What is Diabetes? Diabetes is medical condition where the body can no longer control the amount of glucose (a type of sugar) within the blood. There are two types of diabetes, aptly named type 1 and type 2. Type 1 Diabetes Type 1 diabetes accounts for almost 10% of all diabetes cases. It is caused by the immune system destroying the cells that make insulin (the hormone that controls the levels of glucose in your blood). Type 1 diabetes can be triggered by viral or bacterial infections, autoimmune reactions or chemical toxins. Type 2 Diabetes This is by far the most common cause of diabetes, accounting for just over 90% of diabetes cases. It is caused by the body’s cells becoming resistant to the hormone insulin, reducing the amount of glucose taken up from the blood. Poor diet, obesity and low levels of exercise are thought to be the primary causes of type 2 diabetes. Diabetes and Male Fertility Diabetes can directly affect male fertility by damaging the sperm and also increases the risk of developing the following conditions: Erectile Dysfunction – not being able to maintain or even get an erection Retarded Ejaculation – where ejaculation is delayed Retrograde Ejaculation – where the semen goes into the bladder instead of being ejaculated Reduced Sperm Quality – damaged and/or misshaped sperm Reduced Sperm Quantity – lower numbers of sperm Hypogonadism – lower quantities of the hormone testosterone Diabetes and Female Fertility In women diabetes can interfere with the implantation of the egg into the womb lining and its normal development, especially in the very early stages of pregnancy. High glucose levels may also interfere with the normal hormonal balance required for a regular cycle. In addition, type 1 diabetics may have associated problems with aut Continue reading >>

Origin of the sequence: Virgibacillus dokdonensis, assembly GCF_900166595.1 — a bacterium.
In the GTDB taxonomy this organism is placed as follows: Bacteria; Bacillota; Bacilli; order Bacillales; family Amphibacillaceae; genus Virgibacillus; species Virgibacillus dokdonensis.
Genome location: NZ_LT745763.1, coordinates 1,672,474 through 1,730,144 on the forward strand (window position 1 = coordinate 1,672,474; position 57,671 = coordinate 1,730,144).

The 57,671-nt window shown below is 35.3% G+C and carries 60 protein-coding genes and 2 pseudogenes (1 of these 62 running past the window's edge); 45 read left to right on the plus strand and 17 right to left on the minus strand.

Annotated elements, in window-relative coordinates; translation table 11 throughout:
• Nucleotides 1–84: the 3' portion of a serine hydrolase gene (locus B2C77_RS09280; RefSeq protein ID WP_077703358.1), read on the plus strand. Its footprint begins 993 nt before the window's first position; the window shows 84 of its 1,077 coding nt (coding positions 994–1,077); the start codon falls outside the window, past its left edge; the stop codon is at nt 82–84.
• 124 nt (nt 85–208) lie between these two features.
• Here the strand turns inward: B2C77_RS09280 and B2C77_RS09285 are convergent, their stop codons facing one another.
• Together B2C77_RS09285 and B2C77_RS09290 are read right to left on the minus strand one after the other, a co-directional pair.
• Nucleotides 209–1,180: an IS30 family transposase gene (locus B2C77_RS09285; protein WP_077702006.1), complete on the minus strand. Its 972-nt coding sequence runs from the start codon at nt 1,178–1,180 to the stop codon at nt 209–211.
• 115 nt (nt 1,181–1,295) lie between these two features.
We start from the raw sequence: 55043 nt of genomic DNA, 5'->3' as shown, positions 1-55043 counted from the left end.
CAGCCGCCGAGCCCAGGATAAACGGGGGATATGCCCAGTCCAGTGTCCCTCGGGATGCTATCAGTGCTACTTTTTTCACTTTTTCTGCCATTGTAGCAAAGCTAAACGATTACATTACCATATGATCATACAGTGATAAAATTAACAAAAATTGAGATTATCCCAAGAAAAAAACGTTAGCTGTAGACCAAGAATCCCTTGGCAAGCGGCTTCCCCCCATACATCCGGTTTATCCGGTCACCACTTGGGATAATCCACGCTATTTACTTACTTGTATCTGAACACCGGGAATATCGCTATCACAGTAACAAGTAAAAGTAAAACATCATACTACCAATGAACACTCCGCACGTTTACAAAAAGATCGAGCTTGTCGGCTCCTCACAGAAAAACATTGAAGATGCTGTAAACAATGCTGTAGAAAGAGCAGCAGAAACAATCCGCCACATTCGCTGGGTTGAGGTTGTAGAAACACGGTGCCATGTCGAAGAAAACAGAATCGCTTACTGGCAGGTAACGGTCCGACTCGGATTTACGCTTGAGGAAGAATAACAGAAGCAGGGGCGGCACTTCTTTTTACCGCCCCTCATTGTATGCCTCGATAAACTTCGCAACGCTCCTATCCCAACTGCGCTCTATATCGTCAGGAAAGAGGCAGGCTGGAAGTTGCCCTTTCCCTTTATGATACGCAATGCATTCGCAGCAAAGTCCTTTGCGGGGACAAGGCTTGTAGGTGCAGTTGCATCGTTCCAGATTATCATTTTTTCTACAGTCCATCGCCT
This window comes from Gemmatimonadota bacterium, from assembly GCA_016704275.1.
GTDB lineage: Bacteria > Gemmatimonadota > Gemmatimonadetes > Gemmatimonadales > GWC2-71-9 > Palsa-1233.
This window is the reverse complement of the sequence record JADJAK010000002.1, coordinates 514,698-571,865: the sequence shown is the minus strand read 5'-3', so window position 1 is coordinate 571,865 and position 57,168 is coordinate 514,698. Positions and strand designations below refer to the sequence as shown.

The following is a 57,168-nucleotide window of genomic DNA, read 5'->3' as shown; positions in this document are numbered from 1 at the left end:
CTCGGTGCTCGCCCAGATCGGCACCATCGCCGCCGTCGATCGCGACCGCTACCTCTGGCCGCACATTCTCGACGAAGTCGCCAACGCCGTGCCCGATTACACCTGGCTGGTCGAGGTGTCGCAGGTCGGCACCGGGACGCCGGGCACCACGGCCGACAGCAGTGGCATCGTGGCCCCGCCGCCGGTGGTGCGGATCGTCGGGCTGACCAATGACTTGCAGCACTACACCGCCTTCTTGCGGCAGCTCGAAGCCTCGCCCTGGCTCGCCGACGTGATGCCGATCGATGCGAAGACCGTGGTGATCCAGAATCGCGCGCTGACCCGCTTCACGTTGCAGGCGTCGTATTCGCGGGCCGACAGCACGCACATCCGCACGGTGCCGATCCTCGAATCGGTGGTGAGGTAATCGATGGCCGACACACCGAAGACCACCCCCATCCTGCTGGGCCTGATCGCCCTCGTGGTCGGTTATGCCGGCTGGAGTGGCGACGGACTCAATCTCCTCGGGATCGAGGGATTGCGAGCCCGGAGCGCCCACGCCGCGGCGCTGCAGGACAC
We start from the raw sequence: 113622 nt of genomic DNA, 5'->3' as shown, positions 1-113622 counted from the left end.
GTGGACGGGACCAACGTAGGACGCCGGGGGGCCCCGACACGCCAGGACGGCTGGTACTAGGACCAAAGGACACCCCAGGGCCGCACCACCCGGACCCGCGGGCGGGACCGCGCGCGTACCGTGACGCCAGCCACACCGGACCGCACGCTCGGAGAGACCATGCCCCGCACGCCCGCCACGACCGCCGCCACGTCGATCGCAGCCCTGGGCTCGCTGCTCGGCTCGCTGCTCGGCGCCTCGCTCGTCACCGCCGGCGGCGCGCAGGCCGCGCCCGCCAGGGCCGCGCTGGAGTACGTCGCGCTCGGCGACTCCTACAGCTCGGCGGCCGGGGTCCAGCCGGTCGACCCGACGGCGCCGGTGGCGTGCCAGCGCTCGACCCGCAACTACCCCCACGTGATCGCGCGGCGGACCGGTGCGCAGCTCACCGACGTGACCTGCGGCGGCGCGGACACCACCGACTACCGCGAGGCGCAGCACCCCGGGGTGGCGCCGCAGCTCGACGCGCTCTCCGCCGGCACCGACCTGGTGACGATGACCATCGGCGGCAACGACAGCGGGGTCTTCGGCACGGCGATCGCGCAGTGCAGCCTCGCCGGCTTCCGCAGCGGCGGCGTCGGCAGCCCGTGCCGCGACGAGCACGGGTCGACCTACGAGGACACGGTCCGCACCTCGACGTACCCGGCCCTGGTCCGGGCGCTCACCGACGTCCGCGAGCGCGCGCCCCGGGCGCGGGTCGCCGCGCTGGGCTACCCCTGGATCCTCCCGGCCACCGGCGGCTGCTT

Diabetes & Reproductive Health

Diabetes & Reproductive Health